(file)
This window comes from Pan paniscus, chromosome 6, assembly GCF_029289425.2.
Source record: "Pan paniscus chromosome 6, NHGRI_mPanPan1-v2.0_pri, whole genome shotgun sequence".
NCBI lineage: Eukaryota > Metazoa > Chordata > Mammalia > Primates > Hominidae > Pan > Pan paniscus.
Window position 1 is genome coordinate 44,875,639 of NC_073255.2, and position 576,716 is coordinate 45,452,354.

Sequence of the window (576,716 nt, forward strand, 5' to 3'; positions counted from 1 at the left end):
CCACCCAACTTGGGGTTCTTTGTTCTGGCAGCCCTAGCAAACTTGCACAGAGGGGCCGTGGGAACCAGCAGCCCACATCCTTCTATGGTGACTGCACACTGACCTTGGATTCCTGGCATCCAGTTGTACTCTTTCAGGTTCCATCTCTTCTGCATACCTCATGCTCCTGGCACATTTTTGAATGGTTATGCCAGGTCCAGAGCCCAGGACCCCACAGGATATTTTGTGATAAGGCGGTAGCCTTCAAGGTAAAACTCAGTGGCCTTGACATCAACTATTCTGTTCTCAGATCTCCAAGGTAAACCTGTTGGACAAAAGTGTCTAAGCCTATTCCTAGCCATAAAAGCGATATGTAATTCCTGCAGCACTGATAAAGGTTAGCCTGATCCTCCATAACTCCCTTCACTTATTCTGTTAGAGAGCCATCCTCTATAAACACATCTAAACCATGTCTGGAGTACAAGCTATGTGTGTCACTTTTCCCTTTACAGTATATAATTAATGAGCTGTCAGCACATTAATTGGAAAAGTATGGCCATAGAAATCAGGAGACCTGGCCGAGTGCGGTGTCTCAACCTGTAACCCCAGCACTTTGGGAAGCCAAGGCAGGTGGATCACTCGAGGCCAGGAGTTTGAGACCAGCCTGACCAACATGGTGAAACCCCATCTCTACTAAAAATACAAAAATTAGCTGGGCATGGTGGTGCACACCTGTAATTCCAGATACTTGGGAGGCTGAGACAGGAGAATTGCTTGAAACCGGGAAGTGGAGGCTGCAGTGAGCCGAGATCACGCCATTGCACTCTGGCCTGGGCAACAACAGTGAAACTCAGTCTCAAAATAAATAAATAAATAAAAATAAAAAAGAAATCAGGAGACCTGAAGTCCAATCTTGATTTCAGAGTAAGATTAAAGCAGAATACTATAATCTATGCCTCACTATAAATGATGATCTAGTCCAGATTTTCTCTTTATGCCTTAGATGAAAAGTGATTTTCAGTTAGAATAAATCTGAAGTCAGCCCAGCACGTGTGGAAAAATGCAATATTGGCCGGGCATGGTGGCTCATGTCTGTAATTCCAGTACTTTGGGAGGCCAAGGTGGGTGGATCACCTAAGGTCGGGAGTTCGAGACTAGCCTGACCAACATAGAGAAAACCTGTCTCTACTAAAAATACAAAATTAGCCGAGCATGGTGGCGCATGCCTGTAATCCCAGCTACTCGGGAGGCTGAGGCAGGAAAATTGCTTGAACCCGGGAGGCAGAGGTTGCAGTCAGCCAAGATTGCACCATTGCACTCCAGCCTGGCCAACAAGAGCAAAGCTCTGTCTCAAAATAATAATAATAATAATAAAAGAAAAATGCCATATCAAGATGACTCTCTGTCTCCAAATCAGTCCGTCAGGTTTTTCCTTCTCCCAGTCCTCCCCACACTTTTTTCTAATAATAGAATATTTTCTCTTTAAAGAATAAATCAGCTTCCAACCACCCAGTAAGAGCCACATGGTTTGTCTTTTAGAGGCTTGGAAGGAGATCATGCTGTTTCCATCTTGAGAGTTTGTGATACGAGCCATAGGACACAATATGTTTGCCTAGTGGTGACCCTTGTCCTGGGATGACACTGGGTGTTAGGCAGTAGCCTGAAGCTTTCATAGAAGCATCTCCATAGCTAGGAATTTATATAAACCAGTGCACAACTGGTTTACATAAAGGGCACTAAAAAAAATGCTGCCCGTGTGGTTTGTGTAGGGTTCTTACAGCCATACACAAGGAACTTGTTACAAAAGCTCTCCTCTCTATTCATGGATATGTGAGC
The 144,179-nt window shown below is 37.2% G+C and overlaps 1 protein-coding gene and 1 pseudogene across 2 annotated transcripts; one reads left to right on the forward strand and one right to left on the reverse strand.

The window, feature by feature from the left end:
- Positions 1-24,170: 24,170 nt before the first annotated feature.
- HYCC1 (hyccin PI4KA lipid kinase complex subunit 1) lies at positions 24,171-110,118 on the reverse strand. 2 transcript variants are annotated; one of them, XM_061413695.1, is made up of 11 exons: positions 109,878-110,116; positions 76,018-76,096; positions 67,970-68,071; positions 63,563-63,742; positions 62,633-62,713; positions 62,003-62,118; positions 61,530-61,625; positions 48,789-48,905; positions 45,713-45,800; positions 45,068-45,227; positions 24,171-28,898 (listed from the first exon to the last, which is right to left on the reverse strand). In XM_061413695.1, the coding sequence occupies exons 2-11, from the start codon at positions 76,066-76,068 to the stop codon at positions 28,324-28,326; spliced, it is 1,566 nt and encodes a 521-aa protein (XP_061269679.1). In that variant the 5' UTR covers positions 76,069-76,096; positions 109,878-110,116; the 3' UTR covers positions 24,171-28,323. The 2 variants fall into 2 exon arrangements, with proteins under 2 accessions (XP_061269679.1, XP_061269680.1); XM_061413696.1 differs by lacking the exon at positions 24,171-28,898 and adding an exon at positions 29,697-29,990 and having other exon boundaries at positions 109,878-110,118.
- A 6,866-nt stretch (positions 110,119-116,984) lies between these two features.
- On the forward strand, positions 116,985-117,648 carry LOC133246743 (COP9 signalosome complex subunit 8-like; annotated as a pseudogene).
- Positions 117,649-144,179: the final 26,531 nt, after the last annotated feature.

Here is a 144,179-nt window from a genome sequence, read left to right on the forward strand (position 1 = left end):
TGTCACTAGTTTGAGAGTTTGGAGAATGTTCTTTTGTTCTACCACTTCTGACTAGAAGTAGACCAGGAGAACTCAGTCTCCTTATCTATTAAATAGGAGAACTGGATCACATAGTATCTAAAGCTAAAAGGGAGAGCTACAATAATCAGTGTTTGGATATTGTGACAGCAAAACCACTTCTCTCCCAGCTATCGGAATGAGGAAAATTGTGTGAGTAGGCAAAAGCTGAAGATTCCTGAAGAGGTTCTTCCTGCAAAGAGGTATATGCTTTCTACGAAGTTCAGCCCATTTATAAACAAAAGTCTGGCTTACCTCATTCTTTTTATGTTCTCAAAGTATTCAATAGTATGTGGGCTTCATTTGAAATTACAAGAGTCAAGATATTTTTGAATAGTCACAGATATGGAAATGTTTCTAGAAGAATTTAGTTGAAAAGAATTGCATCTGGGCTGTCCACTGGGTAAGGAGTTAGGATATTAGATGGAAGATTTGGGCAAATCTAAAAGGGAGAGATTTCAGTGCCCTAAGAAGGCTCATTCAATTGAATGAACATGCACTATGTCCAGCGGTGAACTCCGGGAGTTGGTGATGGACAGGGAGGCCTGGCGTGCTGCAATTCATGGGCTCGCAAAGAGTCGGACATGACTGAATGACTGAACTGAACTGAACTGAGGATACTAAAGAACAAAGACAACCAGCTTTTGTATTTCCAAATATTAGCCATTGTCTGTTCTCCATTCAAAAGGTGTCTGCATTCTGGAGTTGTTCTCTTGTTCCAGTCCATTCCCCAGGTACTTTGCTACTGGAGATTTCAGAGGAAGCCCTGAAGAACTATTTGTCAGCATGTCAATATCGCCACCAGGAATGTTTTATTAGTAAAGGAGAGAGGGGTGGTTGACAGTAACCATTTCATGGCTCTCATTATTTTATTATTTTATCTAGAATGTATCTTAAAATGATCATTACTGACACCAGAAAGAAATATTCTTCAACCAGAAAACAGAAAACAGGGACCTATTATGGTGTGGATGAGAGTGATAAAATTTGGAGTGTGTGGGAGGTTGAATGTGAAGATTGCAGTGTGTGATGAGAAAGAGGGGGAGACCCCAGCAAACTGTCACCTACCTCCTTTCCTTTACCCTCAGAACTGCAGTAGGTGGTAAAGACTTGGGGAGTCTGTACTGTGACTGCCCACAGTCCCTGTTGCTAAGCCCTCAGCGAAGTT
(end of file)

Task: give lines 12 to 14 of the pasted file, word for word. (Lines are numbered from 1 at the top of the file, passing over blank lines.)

- On the forward strand, positions 116,985-117,648 carry LOC133246743 (COP9 signalosome complex subunit 8-like; annotated as a pseudogene).
- Positions 117,649-144,179: the final 26,531 nt, after the last annotated feature.

Here is a 144,179-nt window from a genome sequence, read left to right on the forward strand (position 1 = left end):